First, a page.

Globally Important Agricultural Heritage Systems (GIAHS)

Jeju Haenyeo Fisheries System


Detailed Information



Detailed Information

Global Importance

Haenyeo (literally “sea women”) are professional women divers who dive to the bottom of the sea to catch seafood (e.g., abalone, turban shells, sea mustard and agar) without underwater breathing apparatus. The Jeju Haenyeo Fisheries, or the sea-diving industry on Jeju, emerged as the islanders turned to the abundant marine resources found on the rocky sea floor in an attempt to compensate for a constant shortage of agricultural products due to the poor soil of the volcanic island.

Food and livelihood security

The Jeju Haenyeo Fisheries System significantly contributed to securing food and livelihood for the islanders by enabling haenyeo to catch seafood in the village fishing grounds in addition to farming the fields, and by allowing them to jointly sell their catch, share profits and feed themselves and their families with the seafood left over from the sales.

Jeju’s sea-diving industry is based on individual fishing grounds managed and operated by the 102 fishing village cooperatives. Seafood from these fishing grounds is common property and is harvested, owned and maintained by a community of working women—i.e., haenyeo. This fisheries system of joint ownership and management— which is alive and well to this day—is underpinned by consultations and agreements between members of the haenyeo community in each fishing village.


The haenyeo’s expertise in environmentally friendly harvesting sea products has survived generation after generation, and their ecological resource management has helped facilitate biodiversity by controlling harvest seasons, the duration of harvesting operations, the size of catch to be harvested and the techniques and tools used for muljil (haenyeo’s underwater harvest work).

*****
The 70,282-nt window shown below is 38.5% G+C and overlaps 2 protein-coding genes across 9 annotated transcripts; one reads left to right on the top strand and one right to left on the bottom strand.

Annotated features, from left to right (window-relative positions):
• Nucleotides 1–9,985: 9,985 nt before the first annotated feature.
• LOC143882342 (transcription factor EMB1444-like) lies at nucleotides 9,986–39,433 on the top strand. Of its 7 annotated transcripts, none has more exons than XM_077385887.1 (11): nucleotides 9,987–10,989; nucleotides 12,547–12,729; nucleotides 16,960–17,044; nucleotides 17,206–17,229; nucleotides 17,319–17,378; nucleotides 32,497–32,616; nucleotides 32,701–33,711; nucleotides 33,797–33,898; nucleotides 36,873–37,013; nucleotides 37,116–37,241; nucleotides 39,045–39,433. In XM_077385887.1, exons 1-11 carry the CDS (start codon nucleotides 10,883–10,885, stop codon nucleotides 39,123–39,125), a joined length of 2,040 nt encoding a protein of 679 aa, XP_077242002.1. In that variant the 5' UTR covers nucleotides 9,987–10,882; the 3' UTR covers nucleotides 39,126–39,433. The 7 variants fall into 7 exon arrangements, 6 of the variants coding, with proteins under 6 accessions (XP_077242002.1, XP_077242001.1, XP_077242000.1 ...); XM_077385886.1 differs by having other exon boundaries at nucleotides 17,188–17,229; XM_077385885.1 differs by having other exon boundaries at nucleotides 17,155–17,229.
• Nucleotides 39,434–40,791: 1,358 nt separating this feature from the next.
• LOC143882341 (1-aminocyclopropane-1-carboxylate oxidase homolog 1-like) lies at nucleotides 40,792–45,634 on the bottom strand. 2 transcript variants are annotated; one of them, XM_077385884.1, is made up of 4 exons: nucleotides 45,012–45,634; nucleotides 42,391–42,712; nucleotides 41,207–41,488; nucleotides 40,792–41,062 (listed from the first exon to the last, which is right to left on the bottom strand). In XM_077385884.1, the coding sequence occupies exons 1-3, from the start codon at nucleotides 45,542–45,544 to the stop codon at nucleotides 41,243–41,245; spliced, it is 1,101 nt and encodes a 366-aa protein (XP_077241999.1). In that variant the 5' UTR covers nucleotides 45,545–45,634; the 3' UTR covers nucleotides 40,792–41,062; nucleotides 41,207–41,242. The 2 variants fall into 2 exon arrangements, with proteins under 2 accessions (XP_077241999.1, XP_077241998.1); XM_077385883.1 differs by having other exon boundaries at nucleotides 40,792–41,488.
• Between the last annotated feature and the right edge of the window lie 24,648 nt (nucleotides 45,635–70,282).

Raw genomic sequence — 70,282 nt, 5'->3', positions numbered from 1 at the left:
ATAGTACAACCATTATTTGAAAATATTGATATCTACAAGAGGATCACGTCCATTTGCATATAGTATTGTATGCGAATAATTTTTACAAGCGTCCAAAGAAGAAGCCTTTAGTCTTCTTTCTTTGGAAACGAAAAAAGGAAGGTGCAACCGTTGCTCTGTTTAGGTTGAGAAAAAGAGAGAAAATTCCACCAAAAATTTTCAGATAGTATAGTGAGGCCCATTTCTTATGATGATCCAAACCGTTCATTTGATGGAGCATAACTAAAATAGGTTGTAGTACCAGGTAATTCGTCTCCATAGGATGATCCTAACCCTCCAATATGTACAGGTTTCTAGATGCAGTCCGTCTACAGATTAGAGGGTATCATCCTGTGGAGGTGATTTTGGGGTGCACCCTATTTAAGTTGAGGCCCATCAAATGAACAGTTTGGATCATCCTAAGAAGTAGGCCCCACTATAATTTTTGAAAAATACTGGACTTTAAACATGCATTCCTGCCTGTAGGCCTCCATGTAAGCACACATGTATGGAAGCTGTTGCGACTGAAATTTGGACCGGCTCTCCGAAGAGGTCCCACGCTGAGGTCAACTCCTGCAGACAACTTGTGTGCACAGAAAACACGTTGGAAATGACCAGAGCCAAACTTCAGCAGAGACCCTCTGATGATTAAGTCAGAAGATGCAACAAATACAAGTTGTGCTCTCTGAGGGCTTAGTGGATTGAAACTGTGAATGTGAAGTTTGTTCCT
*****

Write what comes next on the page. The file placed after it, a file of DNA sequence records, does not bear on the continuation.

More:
The haenyeo communities work together to protect the coastal environment and conserve biodiversity. The haenyeo communities in the form of fishing village cooperatives collectively control the technology and tools required for the collection work and regulate the hours of diving work per day as well as the size of collectible marine products.

Local and Traditional knowledge systems

Through generations, haenyeo have passed down traditional knowledge and technologies, ranging from ecological expertise about underwater topography, winds and currents and tide schedules, to a unique skillset for harvesting seafood deep underwater. Also, when haenyeo advanced to other parts of the world for bakkanmuljil (harvesting abroad), they disseminated their knowledge and technologies along the way, making Jeju a base for the Northeast Asian sea-diving industry.

Jeju haenyeo have a symbiotic relationship with nature, including marine ecosystems. Haenyeo can only collect if they carefully read their natural environment. They must understand the wind and tidal currents, as well as the ocean and topographical features. If nature permits, collection is possible, and if not, collection must stop.

Cultures, value systems and social organization

Haenyeo are classified into three levels—sanggun (top), junggun (middle) and hagun (bottom)—depending on skills, age and character. This merit-based classification is a knowledge/technology transfer system as well as a “buddy system” for collaboration and mutual safety. Within this order, haenyeo developed cultural practices, value systems and social organizations that are horizontal and reciprocal.

Typical and traditional dishes based on the fresh seafood collected by the Haenyeo are also part of the culture together with songs, celebrations and shamanistic rituals to pray for good harvest and protection while diving.

Landscape and Seascape features

Although the underwater seascape of a village fishing ground, where sea-diving takes place, is quite remarkable, the view from above a coastal fishing village that house haenyeo is unlike anything else. In this view, Mt. Hallasan, at the top, leads to a pasture that runs towards a seaside fishing village where some haenyeo plunge into the water to catch seafood along the gentle coastline while others farm the fields. This cultural landscape sustained the livelihood of the island’s people.

Jeju’s sea-diving tradition is facing enormous challenges, including a dwindling, aging haenyeo population as a result of socioeconomic changes and the depletion of marine resources caused by global warming. In response, haenyeo communities and the Jeju provincial government are implementing an action plan that they developed together to safeguard and foster the fisheries heritage established by the rare communities of professional women who dive into the sea to harvest seafood without underwater breathing apparatus.